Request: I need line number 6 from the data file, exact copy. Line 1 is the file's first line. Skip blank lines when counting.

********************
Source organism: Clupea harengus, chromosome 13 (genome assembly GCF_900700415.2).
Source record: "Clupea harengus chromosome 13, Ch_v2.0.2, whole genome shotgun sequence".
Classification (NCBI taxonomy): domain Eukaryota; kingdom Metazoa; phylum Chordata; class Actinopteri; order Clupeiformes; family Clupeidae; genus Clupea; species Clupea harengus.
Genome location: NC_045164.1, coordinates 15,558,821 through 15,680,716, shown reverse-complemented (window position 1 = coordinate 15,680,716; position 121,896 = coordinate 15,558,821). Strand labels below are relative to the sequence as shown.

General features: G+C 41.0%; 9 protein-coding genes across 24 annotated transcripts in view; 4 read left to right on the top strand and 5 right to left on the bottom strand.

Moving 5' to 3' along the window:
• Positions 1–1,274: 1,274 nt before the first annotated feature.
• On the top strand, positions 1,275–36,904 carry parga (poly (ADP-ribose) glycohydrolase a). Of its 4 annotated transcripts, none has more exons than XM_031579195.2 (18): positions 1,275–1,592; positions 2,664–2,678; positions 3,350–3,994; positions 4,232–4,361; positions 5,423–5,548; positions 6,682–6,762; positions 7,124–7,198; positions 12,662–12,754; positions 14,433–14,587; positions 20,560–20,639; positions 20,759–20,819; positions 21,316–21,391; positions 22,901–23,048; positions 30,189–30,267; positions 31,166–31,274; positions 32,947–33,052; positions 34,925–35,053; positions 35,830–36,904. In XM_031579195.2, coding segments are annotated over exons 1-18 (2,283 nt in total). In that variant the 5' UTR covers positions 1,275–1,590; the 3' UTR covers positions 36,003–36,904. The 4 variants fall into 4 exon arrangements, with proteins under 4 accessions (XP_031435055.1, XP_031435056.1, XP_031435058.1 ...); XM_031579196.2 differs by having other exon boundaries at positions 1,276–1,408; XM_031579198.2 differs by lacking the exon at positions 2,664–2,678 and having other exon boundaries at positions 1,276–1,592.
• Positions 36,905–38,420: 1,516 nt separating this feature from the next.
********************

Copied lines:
Moving 5' to 3' along the window: